The Encyclopedia of Genocide is the first reference work to chart the full extent of this horrific subject with objectivity and authority. The Nazi Holocaust; the genocides in Armenia, Cambodia, Rwanda, and the former Yugoslavia; and the eradication of indigenous peoples around the world are all covered in A-Z entries, written by almost 100 experts from many countries.
Other topics include treatment of survivors; the bewildering variety of definitions of genocide; detection, investigation, and prevention; psychology and ideology; the often contentious literature on the subject; scholars and organizations; and the important and controversial topic of genocide denial.
Among the wide range of contributors are Peter Balakian, Yehuda Bauer, M. Cherif Bassiouni, Michael Berenbaum, Ward Churchill, Vahakn Dadrian, Helen Fein, Ted Robert Gurr, Ian Hancock, Barbara Harff, Irving Louis Horowitz, Kurt Jonassohn, Ben Kiernan, David Krieger, RenÃ© Lemarchand, Deborah Lipstadt, Franklin Littell, Robert Jay Lifton, Jack Porter, R.J. Rummel, Roger Smith, Colin Tatz, Elie Wiesel, and Simon Wiesenthal.
Charny, executive director of the Institute on the Holocaust and Genocide in Jerusalem, has edited a unique encyclopedia. In addition to forewords by Archbishop Desmond Tutu and Simon Wiesenthal, nearly 100 people are contributors to this work, which emphasizes events of genocide in the twentieth century. All entries are signed, and many contain selections for further reading. The front of each volume includes both a complete alphabetical list of entries and a more detailed contents list that includes contributors' names and cross-references.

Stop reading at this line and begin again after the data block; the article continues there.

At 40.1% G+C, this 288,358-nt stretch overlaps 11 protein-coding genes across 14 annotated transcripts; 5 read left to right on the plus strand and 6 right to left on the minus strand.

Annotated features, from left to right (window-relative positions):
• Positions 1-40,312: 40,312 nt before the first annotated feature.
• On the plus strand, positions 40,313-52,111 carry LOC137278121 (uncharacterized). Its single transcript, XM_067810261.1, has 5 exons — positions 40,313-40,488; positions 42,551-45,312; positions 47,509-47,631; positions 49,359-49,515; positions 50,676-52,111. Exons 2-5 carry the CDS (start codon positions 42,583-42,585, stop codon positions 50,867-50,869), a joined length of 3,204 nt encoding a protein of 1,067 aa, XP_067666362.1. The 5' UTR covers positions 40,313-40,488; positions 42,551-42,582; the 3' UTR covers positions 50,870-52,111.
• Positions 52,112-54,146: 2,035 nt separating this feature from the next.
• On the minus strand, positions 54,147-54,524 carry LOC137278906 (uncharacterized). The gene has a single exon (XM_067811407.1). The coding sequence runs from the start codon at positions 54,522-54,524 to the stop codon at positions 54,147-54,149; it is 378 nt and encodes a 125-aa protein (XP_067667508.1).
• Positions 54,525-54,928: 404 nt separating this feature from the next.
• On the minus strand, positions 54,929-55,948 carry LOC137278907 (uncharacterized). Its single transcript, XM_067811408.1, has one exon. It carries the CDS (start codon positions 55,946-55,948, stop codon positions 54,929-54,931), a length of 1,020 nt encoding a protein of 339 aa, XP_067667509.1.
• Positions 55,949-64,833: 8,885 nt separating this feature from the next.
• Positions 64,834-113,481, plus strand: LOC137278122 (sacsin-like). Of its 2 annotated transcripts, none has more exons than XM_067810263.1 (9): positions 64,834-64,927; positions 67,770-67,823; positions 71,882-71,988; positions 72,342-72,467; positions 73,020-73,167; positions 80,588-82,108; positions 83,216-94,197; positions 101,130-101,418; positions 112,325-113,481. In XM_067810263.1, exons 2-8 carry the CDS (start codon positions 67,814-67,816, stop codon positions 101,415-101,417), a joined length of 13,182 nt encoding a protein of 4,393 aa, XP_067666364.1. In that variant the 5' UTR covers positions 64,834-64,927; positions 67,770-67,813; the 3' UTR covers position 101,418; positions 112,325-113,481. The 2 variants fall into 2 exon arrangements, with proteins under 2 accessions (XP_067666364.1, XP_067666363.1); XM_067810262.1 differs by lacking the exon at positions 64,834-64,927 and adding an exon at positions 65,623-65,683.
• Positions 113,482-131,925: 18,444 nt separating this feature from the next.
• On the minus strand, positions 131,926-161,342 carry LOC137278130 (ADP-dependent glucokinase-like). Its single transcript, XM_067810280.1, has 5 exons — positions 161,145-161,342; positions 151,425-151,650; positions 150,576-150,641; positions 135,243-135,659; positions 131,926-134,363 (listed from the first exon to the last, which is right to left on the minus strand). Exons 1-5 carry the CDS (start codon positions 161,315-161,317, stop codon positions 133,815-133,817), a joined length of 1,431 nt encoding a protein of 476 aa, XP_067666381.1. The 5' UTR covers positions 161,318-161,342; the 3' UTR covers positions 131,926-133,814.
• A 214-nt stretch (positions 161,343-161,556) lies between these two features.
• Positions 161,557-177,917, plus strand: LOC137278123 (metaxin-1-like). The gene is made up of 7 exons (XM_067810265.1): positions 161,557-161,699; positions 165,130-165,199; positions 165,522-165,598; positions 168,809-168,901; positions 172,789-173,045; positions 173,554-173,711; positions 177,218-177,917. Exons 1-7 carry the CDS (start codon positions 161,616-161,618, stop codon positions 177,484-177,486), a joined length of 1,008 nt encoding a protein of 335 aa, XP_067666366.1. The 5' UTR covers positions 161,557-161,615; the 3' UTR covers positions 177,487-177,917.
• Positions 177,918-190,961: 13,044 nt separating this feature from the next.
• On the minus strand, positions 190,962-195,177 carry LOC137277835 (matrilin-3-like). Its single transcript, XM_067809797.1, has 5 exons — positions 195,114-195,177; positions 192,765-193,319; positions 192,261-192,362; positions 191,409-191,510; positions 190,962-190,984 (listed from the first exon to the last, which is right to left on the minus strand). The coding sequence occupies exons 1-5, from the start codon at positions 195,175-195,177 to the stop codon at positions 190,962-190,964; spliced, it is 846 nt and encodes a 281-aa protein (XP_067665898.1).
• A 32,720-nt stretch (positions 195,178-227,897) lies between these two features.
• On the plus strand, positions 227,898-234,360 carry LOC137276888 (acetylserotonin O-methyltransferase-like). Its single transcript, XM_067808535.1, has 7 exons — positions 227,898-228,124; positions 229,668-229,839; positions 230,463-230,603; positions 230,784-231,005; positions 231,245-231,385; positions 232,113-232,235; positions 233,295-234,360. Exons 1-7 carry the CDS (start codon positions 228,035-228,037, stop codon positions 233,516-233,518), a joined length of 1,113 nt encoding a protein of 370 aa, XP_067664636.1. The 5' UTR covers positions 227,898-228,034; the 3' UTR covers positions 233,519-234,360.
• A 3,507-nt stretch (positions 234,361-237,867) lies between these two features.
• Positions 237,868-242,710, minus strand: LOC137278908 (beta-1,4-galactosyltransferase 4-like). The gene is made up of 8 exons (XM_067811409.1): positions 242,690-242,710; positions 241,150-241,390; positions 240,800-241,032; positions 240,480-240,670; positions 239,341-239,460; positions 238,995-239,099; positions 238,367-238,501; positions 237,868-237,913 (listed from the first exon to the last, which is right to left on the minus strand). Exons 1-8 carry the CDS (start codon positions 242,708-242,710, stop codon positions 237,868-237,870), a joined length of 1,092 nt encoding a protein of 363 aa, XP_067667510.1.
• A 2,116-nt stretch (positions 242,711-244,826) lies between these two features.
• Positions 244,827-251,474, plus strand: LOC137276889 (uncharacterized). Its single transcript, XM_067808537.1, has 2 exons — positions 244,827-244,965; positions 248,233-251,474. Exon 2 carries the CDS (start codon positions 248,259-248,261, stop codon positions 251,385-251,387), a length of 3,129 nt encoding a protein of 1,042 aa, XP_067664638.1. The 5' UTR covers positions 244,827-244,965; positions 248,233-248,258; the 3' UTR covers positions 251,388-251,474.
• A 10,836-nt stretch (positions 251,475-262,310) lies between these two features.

Content is divided into two parts. Part one, "Definitions of Genocide and the Study of Genocide," contains several fairly long essays on important concepts such as democide and the use of the word holocaust. In part two, "Genocidal Events, Intervention, and Prevention," entries are in alphabetical order, from Adana massacre (one of a series of large-scale massacres of Armenians in the early twentieth century) to Yugoslavia, genocide in. A number of the entries are biographical, for individuals ranging from Genghis Khan to Elie Wiesel. Many entries include sidebars that present supplemental and background information and verbatim texts of genocide-related documents. Each entry concludes with a short bibliography.
The "How to Use This Encyclopedia" that introduces each volume suggests searching the table of contents to locate topics of interest. This is no easy task, however, because the contents list is confusing; the detailed index is a much more straightforward route to information. In addition, more attention to design details would have improved both the encyclopedia's look and its ease of use. Much of the sidebar material is not documented adequately. Attribution is either to "Press Reports" or to individuals, with no citations for specific news sources, speeches, books, articles, etc.